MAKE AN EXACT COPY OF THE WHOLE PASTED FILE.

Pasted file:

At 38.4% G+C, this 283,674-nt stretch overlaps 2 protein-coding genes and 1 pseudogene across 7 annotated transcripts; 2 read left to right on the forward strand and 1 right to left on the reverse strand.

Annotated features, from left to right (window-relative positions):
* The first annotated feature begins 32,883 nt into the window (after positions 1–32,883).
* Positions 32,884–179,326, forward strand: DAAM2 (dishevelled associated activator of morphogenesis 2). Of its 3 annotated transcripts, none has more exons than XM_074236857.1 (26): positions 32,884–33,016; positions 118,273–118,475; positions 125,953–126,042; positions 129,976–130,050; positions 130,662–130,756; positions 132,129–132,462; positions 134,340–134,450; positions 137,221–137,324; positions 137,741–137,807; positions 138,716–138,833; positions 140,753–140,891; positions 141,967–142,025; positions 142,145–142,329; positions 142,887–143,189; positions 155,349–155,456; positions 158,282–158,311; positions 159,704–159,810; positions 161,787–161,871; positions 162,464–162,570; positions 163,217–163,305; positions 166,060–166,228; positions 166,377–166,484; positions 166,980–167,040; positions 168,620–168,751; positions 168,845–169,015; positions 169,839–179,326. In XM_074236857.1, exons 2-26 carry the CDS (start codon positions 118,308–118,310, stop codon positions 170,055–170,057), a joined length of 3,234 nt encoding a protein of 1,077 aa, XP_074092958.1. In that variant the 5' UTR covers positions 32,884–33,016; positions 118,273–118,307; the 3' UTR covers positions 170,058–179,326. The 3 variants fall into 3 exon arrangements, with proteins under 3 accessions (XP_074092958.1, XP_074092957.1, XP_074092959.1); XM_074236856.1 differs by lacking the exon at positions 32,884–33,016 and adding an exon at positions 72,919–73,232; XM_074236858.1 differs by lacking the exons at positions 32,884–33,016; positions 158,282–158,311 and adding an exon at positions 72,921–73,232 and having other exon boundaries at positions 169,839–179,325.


At 38.4% G+C, this 283,674-nt stretch overlaps 2 protein-coding genes and 1 pseudogene across 7 annotated transcripts; 2 read left to right on the forward strand and 1 right to left on the reverse strand.

Annotated features, from left to right (window-relative positions):
* The first annotated feature begins 32,883 nt into the window (after positions 1–32,883).
* Positions 32,884–179,326, forward strand: DAAM2 (dishevelled associated activator of morphogenesis 2). Of its 3 annotated transcripts, none has more exons than XM_074236857.1 (26): positions 32,884–33,016; positions 118,273–118,475; positions 125,953–126,042; positions 129,976–130,050; positions 130,662–130,756; positions 132,129–132,462; positions 134,340–134,450; positions 137,221–137,324; positions 137,741–137,807; positions 138,716–138,833; positions 140,753–140,891; positions 141,967–142,025; positions 142,145–142,329; positions 142,887–143,189; positions 155,349–155,456; positions 158,282–158,311; positions 159,704–159,810; positions 161,787–161,871; positions 162,464–162,570; positions 163,217–163,305; positions 166,060–166,228; positions 166,377–166,484; positions 166,980–167,040; positions 168,620–168,751; positions 168,845–169,015; positions 169,839–179,326. In XM_074236857.1, exons 2-26 carry the CDS (start codon positions 118,308–118,310, stop codon positions 170,055–170,057), a joined length of 3,234 nt encoding a protein of 1,077 aa, XP_074092958.1. In that variant the 5' UTR covers positions 32,884–33,016; positions 118,273–118,307; the 3' UTR covers positions 170,058–179,326. The 3 variants fall into 3 exon arrangements, with proteins under 3 accessions (XP_074092958.1, XP_074092957.1, XP_074092959.1); XM_074236856.1 differs by lacking the exon at positions 32,884–33,016 and adding an exon at positions 72,919–73,232; XM_074236858.1 differs by lacking the exons at positions 32,884–33,016; positions 158,282–158,311 and adding an exon at positions 72,921–73,232 and having other exon boundaries at positions 169,839–179,325.